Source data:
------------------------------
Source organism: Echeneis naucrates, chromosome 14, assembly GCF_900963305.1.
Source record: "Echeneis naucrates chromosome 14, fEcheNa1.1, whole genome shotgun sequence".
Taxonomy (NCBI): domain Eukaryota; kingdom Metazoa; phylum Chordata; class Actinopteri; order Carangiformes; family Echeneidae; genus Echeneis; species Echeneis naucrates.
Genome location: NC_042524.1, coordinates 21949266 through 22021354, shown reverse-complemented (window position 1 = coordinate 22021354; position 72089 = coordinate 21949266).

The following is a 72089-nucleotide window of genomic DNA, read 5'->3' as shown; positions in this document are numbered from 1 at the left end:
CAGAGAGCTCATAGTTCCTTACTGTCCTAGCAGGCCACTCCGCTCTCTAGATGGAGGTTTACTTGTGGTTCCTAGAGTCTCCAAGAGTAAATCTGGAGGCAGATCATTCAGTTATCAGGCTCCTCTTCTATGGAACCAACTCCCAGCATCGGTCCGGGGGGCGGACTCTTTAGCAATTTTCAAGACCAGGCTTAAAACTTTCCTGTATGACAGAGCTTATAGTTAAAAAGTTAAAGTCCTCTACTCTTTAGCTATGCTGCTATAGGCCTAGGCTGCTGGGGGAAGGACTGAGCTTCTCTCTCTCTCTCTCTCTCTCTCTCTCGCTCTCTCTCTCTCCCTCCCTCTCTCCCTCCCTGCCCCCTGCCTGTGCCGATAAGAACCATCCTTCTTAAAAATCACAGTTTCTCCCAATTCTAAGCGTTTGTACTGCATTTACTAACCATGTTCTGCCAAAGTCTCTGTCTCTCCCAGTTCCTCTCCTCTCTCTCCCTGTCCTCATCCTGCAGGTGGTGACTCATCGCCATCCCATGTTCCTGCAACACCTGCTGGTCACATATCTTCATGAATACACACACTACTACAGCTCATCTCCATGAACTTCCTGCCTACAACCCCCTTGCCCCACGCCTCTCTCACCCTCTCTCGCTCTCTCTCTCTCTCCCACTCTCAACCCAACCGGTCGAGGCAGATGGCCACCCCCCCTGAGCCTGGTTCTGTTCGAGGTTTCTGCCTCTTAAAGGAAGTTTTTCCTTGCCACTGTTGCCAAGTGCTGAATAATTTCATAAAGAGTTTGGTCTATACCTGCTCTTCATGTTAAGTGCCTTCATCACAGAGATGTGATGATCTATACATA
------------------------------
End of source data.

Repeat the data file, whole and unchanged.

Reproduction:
Source organism: Echeneis naucrates, chromosome 14, assembly GCF_900963305.1.
Source record: "Echeneis naucrates chromosome 14, fEcheNa1.1, whole genome shotgun sequence".
Taxonomy (NCBI): domain Eukaryota; kingdom Metazoa; phylum Chordata; class Actinopteri; order Carangiformes; family Echeneidae; genus Echeneis; species Echeneis naucrates.
Genome location: NC_042524.1, coordinates 21949266 through 22021354, shown reverse-complemented (window position 1 = coordinate 22021354; position 72089 = coordinate 21949266).

The following is a 72089-nucleotide window of genomic DNA, read 5'->3' as shown; positions in this document are numbered from 1 at the left end:
CAGAGAGCTCATAGTTCCTTACTGTCCTAGCAGGCCACTCCGCTCTCTAGATGGAGGTTTACTTGTGGTTCCTAGAGTCTCCAAGAGTAAATCTGGAGGCAGATCATTCAGTTATCAGGCTCCTCTTCTATGGAACCAACTCCCAGCATCGGTCCGGGGGGCGGACTCTTTAGCAATTTTCAAGACCAGGCTTAAAACTTTCCTGTATGACAGAGCTTATAGTTAAAAAGTTAAAGTCCTCTACTCTTTAGCTATGCTGCTATAGGCCTAGGCTGCTGGGGGAAGGACTGAGCTTCTCTCTCTCTCTCTCTCTCTCTCTCTCGCTCTCTCTCTCTCCCTCCCTCTCTCCCTCCCTGCCCCCTGCCTGTGCCGATAAGAACCATCCTTCTTAAAAATCACAGTTTCTCCCAATTCTAAGCGTTTGTACTGCATTTACTAACCATGTTCTGCCAAAGTCTCTGTCTCTCCCAGTTCCTCTCCTCTCTCTCCCTGTCCTCATCCTGCAGGTGGTGACTCATCGCCATCCCATGTTCCTGCAACACCTGCTGGTCACATATCTTCATGAATACACACACTACTACAGCTCATCTCCATGAACTTCCTGCCTACAACCCCCTTGCCCCACGCCTCTCTCACCCTCTCTCGCTCTCTCTCTCTCTCCCACTCTCAACCCAACCGGTCGAGGCAGATGGCCACCCCCCCTGAGCCTGGTTCTGTTCGAGGTTTCTGCCTCTTAAAGGAAGTTTTTCCTTGCCACTGTTGCCAAGTGCTGAATAATTTCATAAAGAGTTTGGTCTATACCTGCTCTTCATGTTAAGTGCCTTCATCACAGAGATGTGATGATCTATACATA